Abstract: An alternative semantics for sequential composition in a setting with intermediate termination was proposed in a recent article by Baeten, Luttik and Yang. We consider two open questions regarding sequential processes with intermediate termination that use the revised semantics for sequential composition (TSP;). First, a ground-complete axiomatisation is proposed for TSP;, extended with an auxiliary operator that is used to remove intermediate termination from terms. Additionally, it is shown that TSP; does not afford a ground-complete axiomatisation with respect to bisimilarity without an auxiliary operator. Second, we prove that bisimilarity is decidable for processes definable by finite guarded recursive specification over TSP;. This is done by showing that every guarded recursive TSP;-specification can be transformed to a normal form, which allows us to eliminate redundant intermediate termination from processes. Using this normal form, the existing decidability proofs for context-free processes without intermediate termination, can be adapted for TSP;.
- Marijn Rol: Verification of ASD multi-component systems in mCRL2.
2 July 10.00 - 10.45, 2018, MetaForum MF 13.
Abstract: Analytical Software Design (ASD) assists the creation of software systems. Systems designed in ASD are composed of multiple components in order to divide the complexity of the whole system over them. The verification of system properties and requirements is limited to the scope of single components, disallowing the verification of end-to-end properties. We present an approach for the verification of end-to-end properties on multi-component systems. This provides a higher confidence in the functional correctness and reliability. A system based on a real-life ASD model serves as use-case for the proposed approach. Results show that verification of multi-component systems can be done through mCRL2, but scalability issues are observed as larger systems are verified.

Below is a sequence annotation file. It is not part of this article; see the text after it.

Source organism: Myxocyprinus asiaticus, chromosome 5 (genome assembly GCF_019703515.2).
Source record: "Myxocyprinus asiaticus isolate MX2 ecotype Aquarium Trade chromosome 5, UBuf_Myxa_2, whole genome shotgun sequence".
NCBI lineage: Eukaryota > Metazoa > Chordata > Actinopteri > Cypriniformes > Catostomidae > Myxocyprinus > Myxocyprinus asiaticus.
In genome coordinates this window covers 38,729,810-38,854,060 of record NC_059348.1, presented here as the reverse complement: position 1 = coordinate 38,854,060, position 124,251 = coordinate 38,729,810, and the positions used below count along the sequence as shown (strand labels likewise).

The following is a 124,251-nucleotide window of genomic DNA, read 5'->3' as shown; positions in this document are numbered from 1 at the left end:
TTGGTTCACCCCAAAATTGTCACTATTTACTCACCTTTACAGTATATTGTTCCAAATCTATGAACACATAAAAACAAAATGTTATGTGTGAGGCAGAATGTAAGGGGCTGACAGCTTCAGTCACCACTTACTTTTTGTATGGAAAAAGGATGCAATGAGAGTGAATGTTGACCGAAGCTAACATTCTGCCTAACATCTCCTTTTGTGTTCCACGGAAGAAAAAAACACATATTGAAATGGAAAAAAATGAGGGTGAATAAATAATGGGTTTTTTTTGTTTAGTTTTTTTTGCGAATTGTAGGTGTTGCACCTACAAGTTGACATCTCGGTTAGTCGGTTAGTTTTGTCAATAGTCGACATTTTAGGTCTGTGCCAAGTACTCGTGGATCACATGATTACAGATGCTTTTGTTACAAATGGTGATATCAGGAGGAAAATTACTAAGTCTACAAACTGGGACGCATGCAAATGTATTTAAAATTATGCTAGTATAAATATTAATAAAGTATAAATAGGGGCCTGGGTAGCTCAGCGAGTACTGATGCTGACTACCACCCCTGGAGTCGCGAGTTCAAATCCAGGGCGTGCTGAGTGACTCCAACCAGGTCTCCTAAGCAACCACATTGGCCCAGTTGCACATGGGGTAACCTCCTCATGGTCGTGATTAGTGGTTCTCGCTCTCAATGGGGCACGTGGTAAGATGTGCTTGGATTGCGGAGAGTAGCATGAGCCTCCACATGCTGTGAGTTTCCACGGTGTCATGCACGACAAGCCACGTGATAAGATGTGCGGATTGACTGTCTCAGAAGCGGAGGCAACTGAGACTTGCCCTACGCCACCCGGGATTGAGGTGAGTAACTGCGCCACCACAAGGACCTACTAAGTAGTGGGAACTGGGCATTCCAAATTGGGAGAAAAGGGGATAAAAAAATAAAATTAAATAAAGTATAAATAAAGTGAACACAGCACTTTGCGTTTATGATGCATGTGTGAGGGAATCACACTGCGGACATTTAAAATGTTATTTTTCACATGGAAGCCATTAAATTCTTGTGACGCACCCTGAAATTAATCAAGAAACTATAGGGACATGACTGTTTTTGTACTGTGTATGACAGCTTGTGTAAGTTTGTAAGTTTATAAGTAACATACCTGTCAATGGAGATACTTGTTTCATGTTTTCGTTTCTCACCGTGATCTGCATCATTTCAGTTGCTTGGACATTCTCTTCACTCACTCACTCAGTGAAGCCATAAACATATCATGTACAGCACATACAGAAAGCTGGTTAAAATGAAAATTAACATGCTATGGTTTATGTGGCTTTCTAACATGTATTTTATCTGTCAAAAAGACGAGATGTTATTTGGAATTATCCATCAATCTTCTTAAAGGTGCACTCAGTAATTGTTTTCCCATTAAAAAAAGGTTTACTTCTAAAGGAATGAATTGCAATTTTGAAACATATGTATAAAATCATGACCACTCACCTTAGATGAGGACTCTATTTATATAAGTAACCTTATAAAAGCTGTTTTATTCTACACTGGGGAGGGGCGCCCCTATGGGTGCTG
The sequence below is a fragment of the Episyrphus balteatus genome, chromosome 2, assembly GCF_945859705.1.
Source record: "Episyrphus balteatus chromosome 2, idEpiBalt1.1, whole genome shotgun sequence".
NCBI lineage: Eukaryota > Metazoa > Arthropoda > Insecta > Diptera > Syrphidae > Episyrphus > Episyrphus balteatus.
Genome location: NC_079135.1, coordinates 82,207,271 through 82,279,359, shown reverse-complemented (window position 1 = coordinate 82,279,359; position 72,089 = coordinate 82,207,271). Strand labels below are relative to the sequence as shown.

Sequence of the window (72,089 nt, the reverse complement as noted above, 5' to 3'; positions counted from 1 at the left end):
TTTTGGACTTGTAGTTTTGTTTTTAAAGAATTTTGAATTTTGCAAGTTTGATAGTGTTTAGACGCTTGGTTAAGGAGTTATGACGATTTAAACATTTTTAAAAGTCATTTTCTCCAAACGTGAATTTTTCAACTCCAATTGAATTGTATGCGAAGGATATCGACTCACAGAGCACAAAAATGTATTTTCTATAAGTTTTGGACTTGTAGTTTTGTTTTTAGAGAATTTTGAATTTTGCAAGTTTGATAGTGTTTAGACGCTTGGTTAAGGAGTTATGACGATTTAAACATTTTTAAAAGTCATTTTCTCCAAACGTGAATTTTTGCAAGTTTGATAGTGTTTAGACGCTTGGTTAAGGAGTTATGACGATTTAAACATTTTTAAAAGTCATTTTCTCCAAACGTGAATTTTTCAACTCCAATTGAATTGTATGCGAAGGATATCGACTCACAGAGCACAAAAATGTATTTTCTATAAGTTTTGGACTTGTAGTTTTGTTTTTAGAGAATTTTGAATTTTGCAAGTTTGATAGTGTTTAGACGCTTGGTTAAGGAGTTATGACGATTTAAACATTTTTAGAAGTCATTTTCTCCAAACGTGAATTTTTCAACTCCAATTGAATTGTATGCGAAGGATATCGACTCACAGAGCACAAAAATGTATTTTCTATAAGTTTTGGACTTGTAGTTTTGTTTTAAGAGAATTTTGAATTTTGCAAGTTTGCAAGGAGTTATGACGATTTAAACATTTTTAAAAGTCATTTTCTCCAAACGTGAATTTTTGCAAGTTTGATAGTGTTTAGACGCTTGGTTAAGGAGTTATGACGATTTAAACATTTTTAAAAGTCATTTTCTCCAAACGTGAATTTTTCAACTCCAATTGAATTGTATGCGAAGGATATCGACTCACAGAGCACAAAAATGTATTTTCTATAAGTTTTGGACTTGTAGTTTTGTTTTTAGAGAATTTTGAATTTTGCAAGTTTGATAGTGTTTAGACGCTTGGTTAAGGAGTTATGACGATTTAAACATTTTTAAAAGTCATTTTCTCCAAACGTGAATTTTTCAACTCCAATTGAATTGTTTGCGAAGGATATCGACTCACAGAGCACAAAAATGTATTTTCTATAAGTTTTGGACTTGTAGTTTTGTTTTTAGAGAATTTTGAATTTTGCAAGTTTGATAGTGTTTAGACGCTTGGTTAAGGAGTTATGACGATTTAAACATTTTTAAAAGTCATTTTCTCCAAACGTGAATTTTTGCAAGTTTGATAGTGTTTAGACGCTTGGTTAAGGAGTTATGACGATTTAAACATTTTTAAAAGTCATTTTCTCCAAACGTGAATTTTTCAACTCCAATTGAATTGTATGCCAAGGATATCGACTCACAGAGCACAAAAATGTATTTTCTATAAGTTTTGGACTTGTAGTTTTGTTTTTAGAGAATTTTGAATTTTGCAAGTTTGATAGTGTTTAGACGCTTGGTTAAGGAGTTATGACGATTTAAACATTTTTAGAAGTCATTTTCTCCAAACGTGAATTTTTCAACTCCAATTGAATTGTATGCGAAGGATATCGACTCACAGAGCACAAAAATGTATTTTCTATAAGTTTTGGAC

- Ziad Ben Snaiba: Logics and Algorithms for Product and Family-Based Analysis of Software Product Lines.
18 May 10.00 - 10.45, 2018, Flux 1.10.
Abstract: Most model checking techniques consider single systems. With the rise of using Software Product Line Engineering (SPLE) for critical systems there is a need for model checking techniques applicable to Software Product Lines (SPL). Inspired by Classen et al. we try to devise logics to formally describe properties suitable for the analysis of SPLs. We attempt to provide logics for both product-based and family-based model checking based on CTL. These logics allow both nested (nCTL) and single (sCTL) product-family restrictions on the specification of the SPL. Also, we provide an equivalence between nCTL and sCTL, and algorithms for both product-based and family-based model checking using sCTL and nCTL. A small toolset to use the algorithms in practice will be provided.